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        Mar 30 2013: I wish I could agree with you.
        Human societies have no parallel in the animal world. There are some rudimentary social behavior in some animals but nothing comparable in the scale and depth as that of human societies. So any biological logic can hardly extend up to human social traits and let us see language as one of those traits.
        I have maintained that gender and sex are not equal descriptions of reality. I'd argue that concepts of masculinity and femininity are not appropriate descriptions of sexes or genders either. These are way deeper than behavior and biological differences. For example when we say 'be a man' we do not necessarily doubt his anatomy.
        We show a bias ascribing qualities like tenderness, beauty, shyness, modesty, lack of aggressiveness and power to femininity and roughness, courage, outspokenness, brazenness, aggression and brute power to masculinity. This bias is reflected in our languages and attested by our literature. There is no biological basis to this bias. So I think the ideas are contrived.
        Do you behave like me? If not, do we need different genders?
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          Mar 30 2013: "There is no biological basis to this bias." I wonder how you have determined that?
          With education in anthropology and evolutionary biology one recognizes that human societies have very deep parallels with the animal world. The genetic imprint of our distant ancestors, long before the rise of the human species, is still actively operating in our DNA. One cannot deny this, though one can be unaware of it.

          As to "biases," no one who has experience with life really believes that men are not often tender, shy, retiring, afraid, or introverted, or that women are not often aggressive, rough, crude, and lusting for power. There is clearly not an either-or distribution of such features between the sexes. This is known to everyone. But so is the existence of certain sexual ideals, which of course not everyone shares. The publishers of "women's magazines" and "men's magazines" have pretty well figured out what sells. You might take a look at some of these for a clue about majoritarian sexual-selection ideals. You'll find a remarkable consistency about the male ideal in the women's magazines, and vice versa. Here again, biology rules. It's the same thing as the female bird selecting her mate on the basis of ideal male sexual characteristics - often species-specific desirable colors or form of the plumage. In mammals, male power and ability to protect the female and the young have been common selection criteria, as they still are in humans. (No surprise here.) Sexual ideals and selection have been key factors in the evolutionary development of the higher animal species, including Homo sapiens. We are not as free of our genetic lineage as you might think. Check out a course in evolutionary human biology; it's fascinating.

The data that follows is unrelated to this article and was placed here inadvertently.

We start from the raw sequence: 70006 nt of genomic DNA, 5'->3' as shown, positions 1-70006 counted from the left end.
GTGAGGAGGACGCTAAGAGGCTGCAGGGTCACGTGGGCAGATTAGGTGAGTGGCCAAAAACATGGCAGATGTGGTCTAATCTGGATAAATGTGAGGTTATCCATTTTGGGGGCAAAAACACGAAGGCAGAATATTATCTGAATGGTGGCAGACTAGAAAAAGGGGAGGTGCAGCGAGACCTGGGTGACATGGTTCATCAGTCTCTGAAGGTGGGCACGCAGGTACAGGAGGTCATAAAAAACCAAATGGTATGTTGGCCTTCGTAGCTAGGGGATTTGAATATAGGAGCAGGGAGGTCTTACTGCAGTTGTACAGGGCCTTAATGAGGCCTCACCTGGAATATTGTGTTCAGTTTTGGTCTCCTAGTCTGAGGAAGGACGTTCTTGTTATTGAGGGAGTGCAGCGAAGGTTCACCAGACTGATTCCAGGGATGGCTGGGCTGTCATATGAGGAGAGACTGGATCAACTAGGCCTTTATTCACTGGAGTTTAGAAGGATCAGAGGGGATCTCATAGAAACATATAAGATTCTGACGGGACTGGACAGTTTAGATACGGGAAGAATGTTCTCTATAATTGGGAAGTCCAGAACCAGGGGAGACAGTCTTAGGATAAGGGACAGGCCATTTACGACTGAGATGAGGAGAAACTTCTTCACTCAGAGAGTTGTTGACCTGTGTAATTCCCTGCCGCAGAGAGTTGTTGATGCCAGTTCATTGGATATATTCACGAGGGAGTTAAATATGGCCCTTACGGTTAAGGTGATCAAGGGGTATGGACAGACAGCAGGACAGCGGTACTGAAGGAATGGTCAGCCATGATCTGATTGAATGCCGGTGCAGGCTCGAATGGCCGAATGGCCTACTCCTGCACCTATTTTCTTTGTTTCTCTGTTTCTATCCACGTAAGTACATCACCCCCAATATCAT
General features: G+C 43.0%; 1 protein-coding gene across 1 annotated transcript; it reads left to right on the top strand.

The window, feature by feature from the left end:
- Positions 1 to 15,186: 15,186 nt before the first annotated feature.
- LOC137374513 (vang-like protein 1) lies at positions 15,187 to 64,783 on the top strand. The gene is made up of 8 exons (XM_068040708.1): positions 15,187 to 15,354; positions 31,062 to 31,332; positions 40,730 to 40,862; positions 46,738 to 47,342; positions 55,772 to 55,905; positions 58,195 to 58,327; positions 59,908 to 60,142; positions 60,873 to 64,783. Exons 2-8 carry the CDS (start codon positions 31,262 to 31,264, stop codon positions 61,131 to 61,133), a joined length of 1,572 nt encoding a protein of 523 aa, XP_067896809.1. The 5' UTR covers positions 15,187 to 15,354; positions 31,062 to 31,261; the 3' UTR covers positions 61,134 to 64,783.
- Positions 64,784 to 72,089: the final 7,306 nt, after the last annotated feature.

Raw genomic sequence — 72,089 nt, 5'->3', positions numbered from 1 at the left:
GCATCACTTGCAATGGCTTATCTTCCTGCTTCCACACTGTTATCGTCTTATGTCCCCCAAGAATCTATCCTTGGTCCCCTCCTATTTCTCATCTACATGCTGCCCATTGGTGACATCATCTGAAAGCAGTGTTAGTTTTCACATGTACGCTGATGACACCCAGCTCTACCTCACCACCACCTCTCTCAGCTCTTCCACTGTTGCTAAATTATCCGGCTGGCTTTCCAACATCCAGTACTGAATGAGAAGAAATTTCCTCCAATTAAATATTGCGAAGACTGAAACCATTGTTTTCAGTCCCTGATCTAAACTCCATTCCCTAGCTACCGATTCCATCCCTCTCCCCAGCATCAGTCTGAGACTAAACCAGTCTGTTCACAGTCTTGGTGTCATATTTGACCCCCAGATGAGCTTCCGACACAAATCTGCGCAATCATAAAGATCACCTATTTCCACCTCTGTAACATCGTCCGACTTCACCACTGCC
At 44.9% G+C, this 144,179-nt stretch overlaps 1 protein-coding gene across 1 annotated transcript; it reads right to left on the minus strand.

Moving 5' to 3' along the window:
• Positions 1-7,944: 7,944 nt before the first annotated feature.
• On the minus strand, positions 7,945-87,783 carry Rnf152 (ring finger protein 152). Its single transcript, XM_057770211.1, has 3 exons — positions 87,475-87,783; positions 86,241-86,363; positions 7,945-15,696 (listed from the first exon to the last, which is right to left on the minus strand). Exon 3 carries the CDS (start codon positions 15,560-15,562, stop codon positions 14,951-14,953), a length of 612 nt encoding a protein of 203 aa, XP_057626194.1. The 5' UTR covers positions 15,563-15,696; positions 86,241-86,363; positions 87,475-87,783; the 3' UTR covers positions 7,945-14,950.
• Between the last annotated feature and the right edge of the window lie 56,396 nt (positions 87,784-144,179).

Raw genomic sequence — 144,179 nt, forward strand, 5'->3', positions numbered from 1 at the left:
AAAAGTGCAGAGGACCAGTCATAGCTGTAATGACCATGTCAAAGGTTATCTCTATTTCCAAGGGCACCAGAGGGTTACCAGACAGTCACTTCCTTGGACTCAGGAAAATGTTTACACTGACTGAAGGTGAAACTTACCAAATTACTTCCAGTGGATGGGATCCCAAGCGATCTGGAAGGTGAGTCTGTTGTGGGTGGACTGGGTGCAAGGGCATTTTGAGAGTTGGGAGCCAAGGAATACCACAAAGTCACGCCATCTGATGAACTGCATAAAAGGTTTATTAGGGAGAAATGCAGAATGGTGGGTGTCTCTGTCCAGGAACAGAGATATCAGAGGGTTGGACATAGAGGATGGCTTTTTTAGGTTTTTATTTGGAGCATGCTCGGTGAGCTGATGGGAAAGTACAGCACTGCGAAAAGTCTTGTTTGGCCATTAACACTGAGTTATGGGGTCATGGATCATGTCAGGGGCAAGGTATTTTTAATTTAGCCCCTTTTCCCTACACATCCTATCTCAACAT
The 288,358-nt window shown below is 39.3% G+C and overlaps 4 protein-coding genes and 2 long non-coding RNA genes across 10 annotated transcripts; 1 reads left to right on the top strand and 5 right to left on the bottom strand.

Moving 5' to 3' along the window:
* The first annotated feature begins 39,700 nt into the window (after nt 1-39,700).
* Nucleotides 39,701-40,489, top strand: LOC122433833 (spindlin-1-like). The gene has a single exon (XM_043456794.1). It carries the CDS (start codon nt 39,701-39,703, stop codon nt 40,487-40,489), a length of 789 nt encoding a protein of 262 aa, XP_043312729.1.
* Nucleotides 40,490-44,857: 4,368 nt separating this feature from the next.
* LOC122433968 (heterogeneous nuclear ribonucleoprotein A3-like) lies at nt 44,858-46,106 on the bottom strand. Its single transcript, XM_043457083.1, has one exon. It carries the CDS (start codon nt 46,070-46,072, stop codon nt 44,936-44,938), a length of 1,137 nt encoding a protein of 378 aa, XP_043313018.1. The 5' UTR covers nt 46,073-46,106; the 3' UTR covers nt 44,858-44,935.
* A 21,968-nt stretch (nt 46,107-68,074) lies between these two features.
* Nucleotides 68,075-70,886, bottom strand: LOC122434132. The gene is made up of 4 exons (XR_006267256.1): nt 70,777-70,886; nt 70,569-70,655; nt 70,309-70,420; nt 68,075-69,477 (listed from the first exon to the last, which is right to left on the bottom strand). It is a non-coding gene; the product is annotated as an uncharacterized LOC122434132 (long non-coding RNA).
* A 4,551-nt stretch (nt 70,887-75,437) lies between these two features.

Paul L.
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        Mar 30 2013: Please make your stand clear. Do you contend that the ideas that go with femininity and masculinity are direct outcomes of biological differences? Do you also contend that language and literature do not have stereotypes of feminine and masculine for any contexts other than biological difference? It is necessary to have that clarified because my high school biology taught me that in the animal world, there is nothing such as feminine or masculine, just male and female.
        I don't think there is any animal other than humans who use female beauty, fragility, desirability and male power, smartness and aggression as statements in contexts different from biological evolution. Check the media and advertisements, if literature is too huge a reference.
        Additionally, since you are a biologist, kindly enlighten me with the examples of species (other than humans) who select sexual partners on the basis of color of hair, a given body shape (different from genitalia), intelligence and emotional make up.
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          Apr 1 2013: Sorry I can't give you a biology course here, Pabitra. I said it above, but I'll say it again: Many animals use their species' standard of appearance (beauty) or fitness or performance or power, etc., to choose a mate. So do humans. If you're trying to change that, I'm afraid it's a lost cause.